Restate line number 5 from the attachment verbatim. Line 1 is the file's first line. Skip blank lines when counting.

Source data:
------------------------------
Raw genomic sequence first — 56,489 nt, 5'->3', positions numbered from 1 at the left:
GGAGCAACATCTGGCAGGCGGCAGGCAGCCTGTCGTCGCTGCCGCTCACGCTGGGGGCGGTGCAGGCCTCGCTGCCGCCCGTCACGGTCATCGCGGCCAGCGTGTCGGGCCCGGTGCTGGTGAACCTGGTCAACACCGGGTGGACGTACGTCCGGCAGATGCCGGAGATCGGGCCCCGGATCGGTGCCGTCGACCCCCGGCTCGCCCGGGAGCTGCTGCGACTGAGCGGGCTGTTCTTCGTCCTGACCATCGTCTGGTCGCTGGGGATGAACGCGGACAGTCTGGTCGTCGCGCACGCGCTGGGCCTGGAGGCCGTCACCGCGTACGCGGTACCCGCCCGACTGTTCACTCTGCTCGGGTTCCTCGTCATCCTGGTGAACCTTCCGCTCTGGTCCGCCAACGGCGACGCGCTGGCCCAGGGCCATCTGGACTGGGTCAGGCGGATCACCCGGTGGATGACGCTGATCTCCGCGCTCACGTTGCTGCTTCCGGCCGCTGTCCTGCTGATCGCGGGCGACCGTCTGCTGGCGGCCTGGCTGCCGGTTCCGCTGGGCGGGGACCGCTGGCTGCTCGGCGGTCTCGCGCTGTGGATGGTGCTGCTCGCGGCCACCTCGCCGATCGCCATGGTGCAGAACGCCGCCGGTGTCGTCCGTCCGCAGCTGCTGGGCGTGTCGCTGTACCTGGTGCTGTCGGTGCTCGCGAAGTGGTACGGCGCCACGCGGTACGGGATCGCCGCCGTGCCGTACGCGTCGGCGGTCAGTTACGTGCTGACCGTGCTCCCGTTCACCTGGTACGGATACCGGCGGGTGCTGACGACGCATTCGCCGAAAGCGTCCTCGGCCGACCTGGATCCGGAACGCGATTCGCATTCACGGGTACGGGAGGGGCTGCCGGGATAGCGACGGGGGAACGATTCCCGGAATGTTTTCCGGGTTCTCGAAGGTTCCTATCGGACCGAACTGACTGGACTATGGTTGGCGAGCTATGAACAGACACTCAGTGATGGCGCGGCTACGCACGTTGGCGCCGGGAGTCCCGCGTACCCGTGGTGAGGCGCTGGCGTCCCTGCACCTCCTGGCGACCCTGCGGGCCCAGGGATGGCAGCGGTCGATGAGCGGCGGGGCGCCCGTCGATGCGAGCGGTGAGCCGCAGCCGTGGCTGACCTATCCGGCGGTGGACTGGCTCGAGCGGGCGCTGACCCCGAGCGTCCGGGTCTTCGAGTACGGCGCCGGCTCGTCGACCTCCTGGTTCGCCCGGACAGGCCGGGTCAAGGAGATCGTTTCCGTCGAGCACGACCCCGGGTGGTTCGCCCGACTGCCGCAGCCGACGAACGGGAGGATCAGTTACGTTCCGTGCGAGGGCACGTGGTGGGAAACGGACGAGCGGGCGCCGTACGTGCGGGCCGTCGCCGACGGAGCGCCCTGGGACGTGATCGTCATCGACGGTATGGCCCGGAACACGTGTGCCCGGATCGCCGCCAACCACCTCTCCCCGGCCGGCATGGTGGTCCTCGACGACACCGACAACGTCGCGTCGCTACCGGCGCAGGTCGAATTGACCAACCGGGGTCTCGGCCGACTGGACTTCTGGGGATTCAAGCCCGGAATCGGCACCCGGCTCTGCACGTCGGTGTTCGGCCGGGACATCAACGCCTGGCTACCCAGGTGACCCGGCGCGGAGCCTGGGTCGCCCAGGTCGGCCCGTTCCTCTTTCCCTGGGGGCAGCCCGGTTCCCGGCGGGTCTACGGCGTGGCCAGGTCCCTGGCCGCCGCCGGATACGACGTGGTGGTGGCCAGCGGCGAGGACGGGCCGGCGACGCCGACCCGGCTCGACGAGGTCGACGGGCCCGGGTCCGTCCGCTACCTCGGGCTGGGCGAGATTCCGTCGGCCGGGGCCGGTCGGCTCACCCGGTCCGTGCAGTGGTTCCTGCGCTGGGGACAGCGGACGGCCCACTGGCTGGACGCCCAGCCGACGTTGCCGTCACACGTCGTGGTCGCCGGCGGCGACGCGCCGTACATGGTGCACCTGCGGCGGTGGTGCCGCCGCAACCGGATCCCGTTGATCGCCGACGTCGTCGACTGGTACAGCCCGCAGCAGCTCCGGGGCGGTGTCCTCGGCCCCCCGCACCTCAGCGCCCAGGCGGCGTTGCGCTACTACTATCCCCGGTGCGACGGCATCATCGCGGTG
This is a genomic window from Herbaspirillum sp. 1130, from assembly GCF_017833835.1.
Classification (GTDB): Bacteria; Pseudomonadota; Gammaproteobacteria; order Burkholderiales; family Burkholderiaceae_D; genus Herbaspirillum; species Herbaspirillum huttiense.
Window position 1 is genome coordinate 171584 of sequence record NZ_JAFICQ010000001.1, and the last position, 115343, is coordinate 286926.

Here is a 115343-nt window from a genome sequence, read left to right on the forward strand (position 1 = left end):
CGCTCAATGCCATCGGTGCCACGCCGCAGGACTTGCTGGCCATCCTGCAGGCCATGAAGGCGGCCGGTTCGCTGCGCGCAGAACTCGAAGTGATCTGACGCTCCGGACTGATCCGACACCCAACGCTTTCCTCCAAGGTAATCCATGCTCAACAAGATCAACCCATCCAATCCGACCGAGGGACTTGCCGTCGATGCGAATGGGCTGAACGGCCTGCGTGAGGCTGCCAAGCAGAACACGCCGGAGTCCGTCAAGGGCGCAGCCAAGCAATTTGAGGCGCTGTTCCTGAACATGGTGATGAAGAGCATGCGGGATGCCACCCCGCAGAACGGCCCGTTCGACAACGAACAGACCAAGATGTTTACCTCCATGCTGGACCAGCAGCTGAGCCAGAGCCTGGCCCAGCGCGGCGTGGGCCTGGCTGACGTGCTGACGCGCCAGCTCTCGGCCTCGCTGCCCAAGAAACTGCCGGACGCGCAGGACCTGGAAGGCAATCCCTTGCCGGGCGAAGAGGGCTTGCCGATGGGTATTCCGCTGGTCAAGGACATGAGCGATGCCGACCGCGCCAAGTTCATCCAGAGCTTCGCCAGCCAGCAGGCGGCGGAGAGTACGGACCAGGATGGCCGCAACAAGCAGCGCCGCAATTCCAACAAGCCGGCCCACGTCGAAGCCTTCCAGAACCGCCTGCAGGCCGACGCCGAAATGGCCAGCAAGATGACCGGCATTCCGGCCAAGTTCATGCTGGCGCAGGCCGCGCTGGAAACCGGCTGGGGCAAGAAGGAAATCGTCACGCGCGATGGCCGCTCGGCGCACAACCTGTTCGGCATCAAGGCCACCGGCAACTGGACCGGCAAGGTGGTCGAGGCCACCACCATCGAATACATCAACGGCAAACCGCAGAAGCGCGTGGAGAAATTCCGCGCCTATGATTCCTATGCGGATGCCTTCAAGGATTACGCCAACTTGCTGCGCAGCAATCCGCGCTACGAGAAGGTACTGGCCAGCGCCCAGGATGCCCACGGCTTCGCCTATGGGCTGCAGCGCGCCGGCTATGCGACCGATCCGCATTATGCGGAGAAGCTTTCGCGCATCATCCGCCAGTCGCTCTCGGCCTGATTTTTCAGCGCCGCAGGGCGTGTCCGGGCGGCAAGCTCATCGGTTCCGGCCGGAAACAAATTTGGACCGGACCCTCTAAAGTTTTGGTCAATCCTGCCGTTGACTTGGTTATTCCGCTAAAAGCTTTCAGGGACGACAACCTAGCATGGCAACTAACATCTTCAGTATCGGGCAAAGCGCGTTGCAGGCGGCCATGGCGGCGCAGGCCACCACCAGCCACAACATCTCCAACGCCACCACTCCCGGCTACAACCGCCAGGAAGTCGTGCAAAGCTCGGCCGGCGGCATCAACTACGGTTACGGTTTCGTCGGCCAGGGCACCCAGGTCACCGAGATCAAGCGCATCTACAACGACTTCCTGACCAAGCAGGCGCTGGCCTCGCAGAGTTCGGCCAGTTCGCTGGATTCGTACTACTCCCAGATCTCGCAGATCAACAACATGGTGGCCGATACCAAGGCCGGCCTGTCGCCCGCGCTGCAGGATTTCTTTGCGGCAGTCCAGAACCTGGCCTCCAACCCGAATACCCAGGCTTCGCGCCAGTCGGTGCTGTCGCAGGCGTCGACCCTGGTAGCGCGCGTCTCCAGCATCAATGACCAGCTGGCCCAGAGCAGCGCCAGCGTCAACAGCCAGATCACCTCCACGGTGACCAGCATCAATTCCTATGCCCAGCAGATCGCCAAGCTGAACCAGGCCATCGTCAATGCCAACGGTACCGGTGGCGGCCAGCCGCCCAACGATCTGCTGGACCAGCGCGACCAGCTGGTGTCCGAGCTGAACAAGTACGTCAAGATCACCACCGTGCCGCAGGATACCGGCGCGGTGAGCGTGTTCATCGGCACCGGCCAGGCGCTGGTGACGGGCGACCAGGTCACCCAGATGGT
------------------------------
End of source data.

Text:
Window position 1 is genome coordinate 171584 of sequence record NZ_JAFICQ010000001.1, and the last position, 115343, is coordinate 286926.